REMARKS ON BEHALF OF THE GROUP OF 77 AND CHINA BY BY H.E. MOHAMED FATHI EDREES, PERMANENT REPRESENTATIVE OF THE ARAB REPUBLIC OF EGYPT TO THE UNITED NATIONS, AT THE NINETY-NINTH MEETING OF MINISTERS AND GOVERNORS OF THE INTERGOVERNMENTAL GROUP OF TWENTY-FOUR ON INTERNATIONAL MONETARY AFFAIRS AND DEVELOPMENT (Washington, DC, 19 April 2018)
Mr. Chairman, Honourable Ministers, Excellencies and Distinguished Delegates,
I have the honor to deliver these remarks on behalf of the Group of 77 and China. I would also like to express my appreciation for the invitation to attend this important meeting.
Allow me to seize this opportunity, Mr. Chairman, to acknowledge the crucial role of the G24 in dealing with the Group's concerns and mandate. It is crucial that we strengthen the coordination among ourselves to ensure that all the activities within the United Nations system, help us in achieving the 2030 Agenda for Sustainable Development.
We welcome the special attention accorded to the themes of "navigating an uncertain global trade environment", "strengthening debt management and sustainability", and "dealing with capital flow volatility."
Since its inception, the Group of 77 has been championing multilateralism, and global solidarity to achieve equity, equality and prosperity. This was carried out to, inter alia, promote developing countries' collective economic interests and enhance their joint negotiating capacity on all major international economic issues within the United Nations system, and promote South-South cooperation. Nevertheless, there has been a variety of challenges to multilateralism in the past decades, reflected in many processes and fora. The stalling international trade agenda has been one major manifestation in this regard. History taught us that protectionism is entangled with increased political tensions and has been associated with the advent of conflicts.
It is important that we collaborate towards the full realization of a rules-based, open, transparent, predictable, inclusive, non-discriminatory and equitable trading system that helps countries, especially developing nations, to achieve sustainable development rather than worsen inequalities within and among states. It is therefore imperative more than ever to revive the Doha Development Round.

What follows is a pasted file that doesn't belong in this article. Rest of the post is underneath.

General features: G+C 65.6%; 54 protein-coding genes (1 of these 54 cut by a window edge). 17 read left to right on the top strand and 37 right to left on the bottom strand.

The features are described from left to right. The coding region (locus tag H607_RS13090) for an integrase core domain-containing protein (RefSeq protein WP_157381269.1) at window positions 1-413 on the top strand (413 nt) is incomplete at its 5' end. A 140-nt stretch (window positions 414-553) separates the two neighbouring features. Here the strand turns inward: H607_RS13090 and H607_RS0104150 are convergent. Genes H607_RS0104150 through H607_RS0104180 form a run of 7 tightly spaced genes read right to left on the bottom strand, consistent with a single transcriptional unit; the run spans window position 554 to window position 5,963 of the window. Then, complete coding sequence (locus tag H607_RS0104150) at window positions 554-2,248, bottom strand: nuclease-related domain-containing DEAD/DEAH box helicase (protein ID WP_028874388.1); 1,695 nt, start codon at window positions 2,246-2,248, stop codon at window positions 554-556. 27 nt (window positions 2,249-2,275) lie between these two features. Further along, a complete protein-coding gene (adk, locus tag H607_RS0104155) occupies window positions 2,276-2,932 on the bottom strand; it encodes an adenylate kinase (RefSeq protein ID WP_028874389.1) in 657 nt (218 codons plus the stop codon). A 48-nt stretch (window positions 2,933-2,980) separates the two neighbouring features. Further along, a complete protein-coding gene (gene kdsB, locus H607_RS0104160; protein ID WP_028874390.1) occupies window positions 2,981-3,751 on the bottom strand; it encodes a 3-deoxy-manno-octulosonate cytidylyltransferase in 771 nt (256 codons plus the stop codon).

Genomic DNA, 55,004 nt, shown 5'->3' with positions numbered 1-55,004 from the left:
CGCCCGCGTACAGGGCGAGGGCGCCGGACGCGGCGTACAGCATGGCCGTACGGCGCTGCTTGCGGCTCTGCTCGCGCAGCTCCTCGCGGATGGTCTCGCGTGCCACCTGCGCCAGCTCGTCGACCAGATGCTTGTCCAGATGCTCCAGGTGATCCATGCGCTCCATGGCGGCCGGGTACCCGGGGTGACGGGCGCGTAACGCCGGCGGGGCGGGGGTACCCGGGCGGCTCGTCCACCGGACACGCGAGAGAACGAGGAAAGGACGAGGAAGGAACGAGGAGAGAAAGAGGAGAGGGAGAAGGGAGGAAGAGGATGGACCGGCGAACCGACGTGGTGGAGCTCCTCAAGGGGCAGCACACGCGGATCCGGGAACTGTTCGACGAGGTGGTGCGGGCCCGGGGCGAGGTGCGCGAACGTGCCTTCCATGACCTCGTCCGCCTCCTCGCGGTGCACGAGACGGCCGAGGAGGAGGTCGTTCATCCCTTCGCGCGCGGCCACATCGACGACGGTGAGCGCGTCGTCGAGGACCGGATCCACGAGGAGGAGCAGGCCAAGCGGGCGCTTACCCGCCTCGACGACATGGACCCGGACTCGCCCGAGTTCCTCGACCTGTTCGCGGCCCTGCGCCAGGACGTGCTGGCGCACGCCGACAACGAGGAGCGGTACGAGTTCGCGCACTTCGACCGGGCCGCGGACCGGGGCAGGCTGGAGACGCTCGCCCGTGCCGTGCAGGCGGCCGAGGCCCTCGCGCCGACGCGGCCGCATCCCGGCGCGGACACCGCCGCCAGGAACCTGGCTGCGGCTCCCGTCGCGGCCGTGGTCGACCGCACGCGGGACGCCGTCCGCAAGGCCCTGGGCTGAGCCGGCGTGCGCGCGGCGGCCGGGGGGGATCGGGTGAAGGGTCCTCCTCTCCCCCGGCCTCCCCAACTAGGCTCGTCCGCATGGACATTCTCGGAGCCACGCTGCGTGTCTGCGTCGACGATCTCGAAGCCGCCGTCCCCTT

In the same vein, capital flow volatility continues to cause anxiety in developing countries due to these countries' vulnerability to external shocks. This volatility, which has been extreme at times, reversed decades of progress in many developing countries and left large segments of their societies exposed to poverty. It is important that we all work on strengthening the global regulation of these capital markets along with building resilience at the international level to better cope with any potential shocks.
As we work towards addressing vulnerability to potential shocks, we should also address the structural vulnerability of developing countries related to sovereign debt. I welcome the attention you gave to this theme. In this regard, The Group of 77 has always stressed the importance of debt relief, including debt cancellation and debt restructuring for achieving sustainable development. Debt restructuring processes should have as their core element a determination of real payment capacity so that they do not compromise national growth efforts and potential.
The Group cannot emphasize enough that the implementation of the 2030 Agenda for Sustainable Development, which is our collective priority, requires the strengthening of international development cooperation, by ensuring the fulfillment of developed countries' commitments on Official Development Assistance, reinforcing the mechanisms for sharing best practices, preserving the preferential treatment for developing countries and ensuring meaningful technology transfer.
In this regard, the 2018 Chairmanship of the Group has identified a number of priorities: First, the challenges of youth employment and productive capacities to explore ways to generate enough sustainable employment opportunities for our youth through industrialization and infrastructure development.
Second, the need for global support in the implementation of sustainable development commitments, including those of the relevant regional agendas, such as the African Union's Agenda 2063. Third, the rapid pace of change in issues at the forefront of technology, and of global regulation, the so-called frontier issues, to ensure we fully harness their potential to achieve the sustainable development goals.
Fourth, the economic empowerment of women which lies at the core of efforts to achieve sustainable development.
Along with your endeavours in the international financial institutions to strengthen the voice and participation of developing countries, we would be happy to explore ways to advance our mutual priorities to help achieve the 2030 Agenda for Sustainable Development.
The Group of 77 wishes to reassure you of our continued support in fulfilling your crucial task to protect the interests of developing countries within the International Financial Institutions.
I thank you.